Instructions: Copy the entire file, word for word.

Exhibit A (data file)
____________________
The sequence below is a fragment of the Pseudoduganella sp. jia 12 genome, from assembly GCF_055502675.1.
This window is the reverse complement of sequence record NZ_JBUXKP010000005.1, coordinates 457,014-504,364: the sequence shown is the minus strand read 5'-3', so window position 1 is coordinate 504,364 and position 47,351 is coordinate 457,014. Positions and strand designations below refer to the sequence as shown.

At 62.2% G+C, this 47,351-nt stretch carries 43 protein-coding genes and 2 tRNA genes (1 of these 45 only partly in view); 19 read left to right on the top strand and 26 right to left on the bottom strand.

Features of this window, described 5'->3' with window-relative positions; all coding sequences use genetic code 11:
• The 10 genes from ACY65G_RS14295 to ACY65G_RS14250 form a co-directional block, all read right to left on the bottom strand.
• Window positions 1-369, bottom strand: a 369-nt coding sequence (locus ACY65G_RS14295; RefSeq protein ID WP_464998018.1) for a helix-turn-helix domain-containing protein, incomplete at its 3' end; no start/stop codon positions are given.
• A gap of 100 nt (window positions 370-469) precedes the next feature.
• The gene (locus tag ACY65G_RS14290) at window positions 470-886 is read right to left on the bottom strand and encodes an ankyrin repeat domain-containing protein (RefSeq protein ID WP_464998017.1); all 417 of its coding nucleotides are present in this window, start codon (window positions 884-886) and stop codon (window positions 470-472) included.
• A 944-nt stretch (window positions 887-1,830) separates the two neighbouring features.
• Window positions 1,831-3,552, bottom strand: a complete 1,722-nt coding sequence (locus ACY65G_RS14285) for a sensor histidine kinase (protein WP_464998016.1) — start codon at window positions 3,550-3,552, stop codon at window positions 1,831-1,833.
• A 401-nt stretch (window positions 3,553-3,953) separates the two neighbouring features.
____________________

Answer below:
The sequence below is a fragment of the Pseudoduganella sp. jia 12 genome, from assembly GCF_055502675.1.
This window is the reverse complement of sequence record NZ_JBUXKP010000005.1, coordinates 457,014-504,364: the sequence shown is the minus strand read 5'-3', so window position 1 is coordinate 504,364 and position 47,351 is coordinate 457,014. Positions and strand designations below refer to the sequence as shown.

At 62.2% G+C, this 47,351-nt stretch carries 43 protein-coding genes and 2 tRNA genes (1 of these 45 only partly in view); 19 read left to right on the top strand and 26 right to left on the bottom strand.

Features of this window, described 5'->3' with window-relative positions; all coding sequences use genetic code 11:
• The 10 genes from ACY65G_RS14295 to ACY65G_RS14250 form a co-directional block, all read right to left on the bottom strand.
• Window positions 1-369, bottom strand: a 369-nt coding sequence (locus ACY65G_RS14295; RefSeq protein ID WP_464998018.1) for a helix-turn-helix domain-containing protein, incomplete at its 3' end; no start/stop codon positions are given.
• A gap of 100 nt (window positions 370-469) precedes the next feature.
• The gene (locus tag ACY65G_RS14290) at window positions 470-886 is read right to left on the bottom strand and encodes an ankyrin repeat domain-containing protein (RefSeq protein ID WP_464998017.1); all 417 of its coding nucleotides are present in this window, start codon (window positions 884-886) and stop codon (window positions 470-472) included.
• A 944-nt stretch (window positions 887-1,830) separates the two neighbouring features.
• Window positions 1,831-3,552, bottom strand: a complete 1,722-nt coding sequence (locus ACY65G_RS14285) for a sensor histidine kinase (protein WP_464998016.1) — start codon at window positions 3,550-3,552, stop codon at window positions 1,831-1,833.
• A 401-nt stretch (window positions 3,553-3,953) separates the two neighbouring features.